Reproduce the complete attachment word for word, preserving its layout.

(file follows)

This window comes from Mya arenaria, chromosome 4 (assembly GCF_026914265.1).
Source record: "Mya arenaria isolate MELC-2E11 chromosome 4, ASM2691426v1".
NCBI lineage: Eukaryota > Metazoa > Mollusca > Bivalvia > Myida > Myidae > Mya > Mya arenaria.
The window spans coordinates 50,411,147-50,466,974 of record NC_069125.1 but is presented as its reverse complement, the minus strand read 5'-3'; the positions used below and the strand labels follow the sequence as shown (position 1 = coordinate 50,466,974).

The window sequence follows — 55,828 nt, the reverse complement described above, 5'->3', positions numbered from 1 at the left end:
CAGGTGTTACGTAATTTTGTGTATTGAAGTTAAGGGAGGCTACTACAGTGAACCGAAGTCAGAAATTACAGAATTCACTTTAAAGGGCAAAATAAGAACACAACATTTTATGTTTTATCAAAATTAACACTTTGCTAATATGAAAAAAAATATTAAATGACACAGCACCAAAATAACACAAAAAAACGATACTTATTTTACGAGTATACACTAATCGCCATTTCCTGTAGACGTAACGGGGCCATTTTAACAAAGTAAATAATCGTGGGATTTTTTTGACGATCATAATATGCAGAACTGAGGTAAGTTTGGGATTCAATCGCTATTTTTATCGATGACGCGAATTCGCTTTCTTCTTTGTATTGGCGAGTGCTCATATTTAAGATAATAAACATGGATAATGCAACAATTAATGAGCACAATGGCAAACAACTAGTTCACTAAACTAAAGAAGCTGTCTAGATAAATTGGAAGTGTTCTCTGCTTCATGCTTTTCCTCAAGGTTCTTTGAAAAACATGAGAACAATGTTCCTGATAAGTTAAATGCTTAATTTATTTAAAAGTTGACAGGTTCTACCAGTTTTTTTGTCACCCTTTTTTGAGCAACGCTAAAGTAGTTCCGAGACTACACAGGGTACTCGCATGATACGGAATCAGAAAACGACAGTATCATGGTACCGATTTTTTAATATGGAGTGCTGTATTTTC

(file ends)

This window comes from Mya arenaria, chromosome 4 (assembly GCF_026914265.1).
Source record: "Mya arenaria isolate MELC-2E11 chromosome 4, ASM2691426v1".
NCBI lineage: Eukaryota > Metazoa > Mollusca > Bivalvia > Myida > Myidae > Mya > Mya arenaria.
The window spans coordinates 50,411,147-50,466,974 of record NC_069125.1 but is presented as its reverse complement, the minus strand read 5'-3'; the positions used below and the strand labels follow the sequence as shown (position 1 = coordinate 50,466,974).

The window sequence follows — 55,828 nt, the reverse complement described above, 5'->3', positions numbered from 1 at the left end:
CAGGTGTTACGTAATTTTGTGTATTGAAGTTAAGGGAGGCTACTACAGTGAACCGAAGTCAGAAATTACAGAATTCACTTTAAAGGGCAAAATAAGAACACAACATTTTATGTTTTATCAAAATTAACACTTTGCTAATATGAAAAAAAATATTAAATGACACAGCACCAAAATAACACAAAAAAACGATACTTATTTTACGAGTATACACTAATCGCCATTTCCTGTAGACGTAACGGGGCCATTTTAACAAAGTAAATAATCGTGGGATTTTTTTGACGATCATAATATGCAGAACTGAGGTAAGTTTGGGATTCAATCGCTATTTTTATCGATGACGCGAATTCGCTTTCTTCTTTGTATTGGCGAGTGCTCATATTTAAGATAATAAACATGGATAATGCAACAATTAATGAGCACAATGGCAAACAACTAGTTCACTAAACTAAAGAAGCTGTCTAGATAAATTGGAAGTGTTCTCTGCTTCATGCTTTTCCTCAAGGTTCTTTGAAAAACATGAGAACAATGTTCCTGATAAGTTAAATGCTTAATTTATTTAAAAGTTGACAGGTTCTACCAGTTTTTTTGTCACCCTTTTTTGAGCAACGCTAAAGTAGTTCCGAGACTACACAGGGTACTCGCATGATACGGAATCAGAAAACGACAGTATCATGGTACCGATTTTTTAATATGGAGTGCTGTATTTTC